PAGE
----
Why is value of the pound falling? GBP-USD ratio explained, what UK currency value change means for economy
The UK economy is predicted to fall into a recession amid a major cost of living crisis
The UK finally got to hear what new Prime Minister Liz Truss’s plans for the cost of living crisis and UK economy on Friday (23 September). Her Chancellor of the Exchequer Kwasi Kwarteng unveiled a major package of tax cuts and de-regulation in his mini budget.
Policies included a cut to corporation tax, a reversal of a national insurance hike imposed by Rishi Sunak, and what was effectively a cut to stamp duty. More controversially, the Chancellor decided to scrap the cap on bankers’ bonuses while also announcing a clampdown on universal credit claimants.
It was a fiscal event that underlined Liz Truss’s belief in trickle down economics. This idea was criticised by US President Joe Biden, and has not proven popular on the markets as the pound slumped in the wake of the mini budget.
But why is this happening - and what does the fall in the pound’s value mean? Here’s what you need to know.
How much has the pound fallen by?
The pound has fallen to a 37-year low in the wake of the mini budget. It has dropped 2% against the dollar, falling below $1.10. It means a dollar is now worth 92p.
This is well below where the was at the end of August when it was worth $1.16 - although this was itself the pounds lowest value against the dollar for six years. At the beginning of 2022, £1 was equal to $1.35.
The pound has also fallen against the Euro, with the European currency now worth roughly €1.12. It had been €1.19 at the end of July 2022.
Why is the pound falling in value?
The performance of a country’s currency is directly tied to its economic outlook. Put simply, investors are not optimistic that the UK economy is going to reach the heights Liz Truss thinks it will under her leadership.
Currencies lose value when confidence in them falls and fewer transactions take place - something that also means the economy is unlikely to be performing as strongly. Here in the UK, the cost of living crisis means people across the UK are cutting back on spending - something that is also bad for businesses.
While forecasts of how high inflation will peak have improved since the Truss administration unveiled its energy bills support packages for household billpayers and businesses, the Bank Of England believes the UK is already in a recession, which has dampened business confidence.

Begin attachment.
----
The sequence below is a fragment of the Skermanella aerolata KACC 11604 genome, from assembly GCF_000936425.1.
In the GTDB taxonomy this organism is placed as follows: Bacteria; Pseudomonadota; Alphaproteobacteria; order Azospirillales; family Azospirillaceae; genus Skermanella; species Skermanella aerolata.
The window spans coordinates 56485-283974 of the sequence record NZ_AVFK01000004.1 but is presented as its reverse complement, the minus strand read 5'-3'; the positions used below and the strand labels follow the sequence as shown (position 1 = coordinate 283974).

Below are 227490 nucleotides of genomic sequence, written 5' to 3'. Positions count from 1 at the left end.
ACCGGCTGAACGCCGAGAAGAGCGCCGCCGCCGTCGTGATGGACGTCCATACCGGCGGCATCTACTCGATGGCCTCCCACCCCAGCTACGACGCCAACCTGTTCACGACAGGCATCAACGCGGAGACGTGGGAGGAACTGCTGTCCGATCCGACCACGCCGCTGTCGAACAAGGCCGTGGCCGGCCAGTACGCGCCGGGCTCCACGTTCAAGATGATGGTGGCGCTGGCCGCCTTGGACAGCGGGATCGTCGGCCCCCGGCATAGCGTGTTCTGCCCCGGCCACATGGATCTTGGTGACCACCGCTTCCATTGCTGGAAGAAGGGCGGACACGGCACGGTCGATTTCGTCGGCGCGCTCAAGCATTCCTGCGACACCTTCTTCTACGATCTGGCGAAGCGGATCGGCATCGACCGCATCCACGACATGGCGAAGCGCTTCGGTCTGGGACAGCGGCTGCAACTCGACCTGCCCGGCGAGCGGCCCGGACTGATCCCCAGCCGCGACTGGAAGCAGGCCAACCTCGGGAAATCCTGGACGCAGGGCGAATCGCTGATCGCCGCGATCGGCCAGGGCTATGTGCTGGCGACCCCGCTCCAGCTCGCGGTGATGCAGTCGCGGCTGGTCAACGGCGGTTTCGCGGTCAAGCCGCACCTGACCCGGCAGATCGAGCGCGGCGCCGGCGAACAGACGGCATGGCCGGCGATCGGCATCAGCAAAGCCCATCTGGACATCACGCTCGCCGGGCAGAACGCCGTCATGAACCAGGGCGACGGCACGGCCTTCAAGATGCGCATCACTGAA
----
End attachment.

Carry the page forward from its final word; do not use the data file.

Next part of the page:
Matters have been worsened by expectations that the huge tax cutting spree announced by Kwasi Kwarteng in the mini budget will force the UK’s central bank to increase the interest rate from what is already a 14-year high. This is believed to be necessary by the markets because tax cuts are likely to keep inflation higher over a longer period.
Bloomberg data shows UK interest rates are expected to hit 5.2% in August 2023, with a growing likelihood that a percentage-point interest rate hike will be implemented by the Bank of England at its next Monetary Policy Committee meeting in November 2022.
Higher interest rates means the cost of borrowing money goes up, which in turn lowers economic output as businesses feel less able to expand and invest in their operations.
Another reason behind the pounds fall against the dollar has been the strength of the US economy. As a major producer of oil and gas, it is not exposed to the same inflationary pressures Europe is exposed to as a result of its reliance on Russian energy imports.
What does a fall in the pound mean?
When the pound drops in value against other currencies, the most notable change for most people comes when they travel abroad.
Historically, the pound has been more valuable than most other major currencies. It meant that British tourists and businesses could spend less on more when making purchases on foreign soil.
But now, the pound has pretty much become like-for-like with the Euro and the Dollar. Given the UK is a net importer of food and fuel, a weaker pound means prices are more likely to go up - although the rise in costs will probably take several months to pass onto the consumer.
The biggest problem with a weak pound is at government level. Kwasi Kwarteng announced tax cuts worth £45 billion a year by 2026 in his mini budget, with a Treasury document estimating that these cuts and policies like the energy price guarantee would require public borrowing to rise by £72.4 billion.
The Institute for Fiscal Studies (IFS) reckons borrowing could remain as a high at £110 billion a year for several years - more than double what it was in 2019 (the last ‘normal’ year before the Covid pandemic). It said it expects taxes will have to rise and spending cuts introduced in future to pay for increasing the national debt by so much.
This borrowing will cost more money because the pound is weak. According to reporting by the FT, long-term borrowing costs have risen by their largest amount since 1998.
With the government set to issue a massive amount of new bonds - bonds (or gilts) being the way the government ‘borrows’ money from investors - their value will fall, meaning the government can raise less through this strategy.